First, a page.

Angels must traverse airports in human form. Over 20 years ago, my roommate and—unknown to me at that time—future husband bought a plane ticket so I could visit a friend in Denver at Christmas. I was living hand to mouth as a college student in Toledo, working three jobs for rent and tuition and never could have afforded to pay for the trip myself.
After a wonderful week visiting Denver, I arrived back at the airport in plenty of time to return home. After we boarded the plane, a huge snowstorm rolled in while we were waiting for takeoff and we were promptly herded back up the jetway. Poor and naive, I had traveled across the country with no credit cards—there were no such things as debit cards then—and I had literally one very thin dime in my pocket.
Over the next three days, I slept on chairs and the floor of the airport. The one granola bar in my backpack lasted a day. Periodically, we passengers would line up to ask the airline’s staff about the possibilities of flying out. They issued me new tickets about six times. If the snow cleared, their thinking went, we would be ready to board.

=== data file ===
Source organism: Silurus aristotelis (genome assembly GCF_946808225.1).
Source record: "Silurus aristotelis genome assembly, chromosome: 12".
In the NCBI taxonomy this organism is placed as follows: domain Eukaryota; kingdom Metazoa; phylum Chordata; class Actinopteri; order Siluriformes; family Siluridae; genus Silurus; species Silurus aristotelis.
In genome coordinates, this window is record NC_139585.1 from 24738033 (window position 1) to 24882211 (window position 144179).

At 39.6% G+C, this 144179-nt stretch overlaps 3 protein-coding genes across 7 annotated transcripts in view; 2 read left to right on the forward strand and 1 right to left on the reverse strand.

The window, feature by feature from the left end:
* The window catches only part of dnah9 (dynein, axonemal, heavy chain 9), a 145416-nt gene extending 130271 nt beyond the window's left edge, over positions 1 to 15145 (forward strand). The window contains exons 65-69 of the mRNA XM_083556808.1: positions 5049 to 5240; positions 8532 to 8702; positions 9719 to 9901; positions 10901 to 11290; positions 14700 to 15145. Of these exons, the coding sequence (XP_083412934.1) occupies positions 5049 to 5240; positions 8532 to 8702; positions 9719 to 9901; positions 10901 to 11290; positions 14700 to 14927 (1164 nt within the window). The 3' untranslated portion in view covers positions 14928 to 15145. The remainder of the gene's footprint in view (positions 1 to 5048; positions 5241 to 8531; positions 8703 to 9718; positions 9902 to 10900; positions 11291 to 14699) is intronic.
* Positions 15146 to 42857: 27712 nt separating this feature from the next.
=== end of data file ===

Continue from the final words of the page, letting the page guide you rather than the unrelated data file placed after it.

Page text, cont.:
Standing in line again on the second day, I struck up a conversation with a middle-age woman, who told me she was on her way home to Monterey, Calif. She must have figured out that I had no money and handed me $20 for food. I told her that I couldn’t take money from a stranger—even as my stomach growled—but she insisted otherwise. If her daughter were stuck in an airport far from home, she said, she hoped someone would help. The woman advised that when I could afford to, I should help people as she had helped me.
I looked down at the money in my hand, and looked up again. She was gone. She couldn’t have simply slipped away; the airport passengers were in solid lines. I looked everywhere for her, all day, in the airport. But she was simply gone.
That woman changed my life. For 22 years, every year at Christmas, I thought about that woman and wished I could find her and pay her back.
But I do pay her back. I overtip good waitresses and hand $10 bills to homeless men. I serve coffee to picketing union men, buy mittens for children and send gift cards to poor college kids. And every time I do, I thank that woman, every single time. She has no idea that her $20 gift has kept on giving for two decades and will continue to live on until my last day.
The AARP Bulletin’s What I Really Know column comes from our readers. Each month we solicit personal essays on a selected topic and post some of our favorites in print and online. Karen E. Wood is a reader from Bowling Green, Ohio.
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